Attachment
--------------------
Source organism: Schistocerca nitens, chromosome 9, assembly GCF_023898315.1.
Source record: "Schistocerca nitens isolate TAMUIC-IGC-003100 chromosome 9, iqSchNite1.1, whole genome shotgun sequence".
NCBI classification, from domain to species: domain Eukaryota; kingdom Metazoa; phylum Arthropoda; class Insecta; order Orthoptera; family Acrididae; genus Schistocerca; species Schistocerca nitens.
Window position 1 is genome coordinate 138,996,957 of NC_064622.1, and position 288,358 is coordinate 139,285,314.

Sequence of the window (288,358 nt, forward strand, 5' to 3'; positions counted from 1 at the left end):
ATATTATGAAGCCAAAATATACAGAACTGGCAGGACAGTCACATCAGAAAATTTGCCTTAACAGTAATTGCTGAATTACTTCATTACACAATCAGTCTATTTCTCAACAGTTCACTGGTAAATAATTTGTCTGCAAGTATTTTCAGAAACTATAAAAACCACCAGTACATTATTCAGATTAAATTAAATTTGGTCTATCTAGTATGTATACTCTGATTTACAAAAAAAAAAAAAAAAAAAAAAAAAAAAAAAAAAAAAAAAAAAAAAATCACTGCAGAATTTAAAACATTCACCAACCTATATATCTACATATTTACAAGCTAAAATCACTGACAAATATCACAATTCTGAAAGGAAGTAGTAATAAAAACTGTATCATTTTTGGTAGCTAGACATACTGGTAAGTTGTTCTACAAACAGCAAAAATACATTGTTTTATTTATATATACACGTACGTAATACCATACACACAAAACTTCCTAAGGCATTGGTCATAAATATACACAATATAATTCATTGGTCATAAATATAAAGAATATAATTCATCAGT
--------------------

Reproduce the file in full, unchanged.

Source organism: Schistocerca nitens, chromosome 9, assembly GCF_023898315.1.
Source record: "Schistocerca nitens isolate TAMUIC-IGC-003100 chromosome 9, iqSchNite1.1, whole genome shotgun sequence".
NCBI classification, from domain to species: domain Eukaryota; kingdom Metazoa; phylum Arthropoda; class Insecta; order Orthoptera; family Acrididae; genus Schistocerca; species Schistocerca nitens.
Window position 1 is genome coordinate 138,996,957 of NC_064622.1, and position 288,358 is coordinate 139,285,314.

Sequence of the window (288,358 nt, forward strand, 5' to 3'; positions counted from 1 at the left end):
ATATTATGAAGCCAAAATATACAGAACTGGCAGGACAGTCACATCAGAAAATTTGCCTTAACAGTAATTGCTGAATTACTTCATTACACAATCAGTCTATTTCTCAACAGTTCACTGGTAAATAATTTGTCTGCAAGTATTTTCAGAAACTATAAAAACCACCAGTACATTATTCAGATTAAATTAAATTTGGTCTATCTAGTATGTATACTCTGATTTACAAAAAAAAAAAAAAAAAAAAAAAAAAAAAAAAAAAAAAAAAAAAAAATCACTGCAGAATTTAAAACATTCACCAACCTATATATCTACATATTTACAAGCTAAAATCACTGACAAATATCACAATTCTGAAAGGAAGTAGTAATAAAAACTGTATCATTTTTGGTAGCTAGACATACTGGTAAGTTGTTCTACAAACAGCAAAAATACATTGTTTTATTTATATATACACGTACGTAATACCATACACACAAAACTTCCTAAGGCATTGGTCATAAATATACACAATATAATTCATTGGTCATAAATATAAAGAATATAATTCATCAGT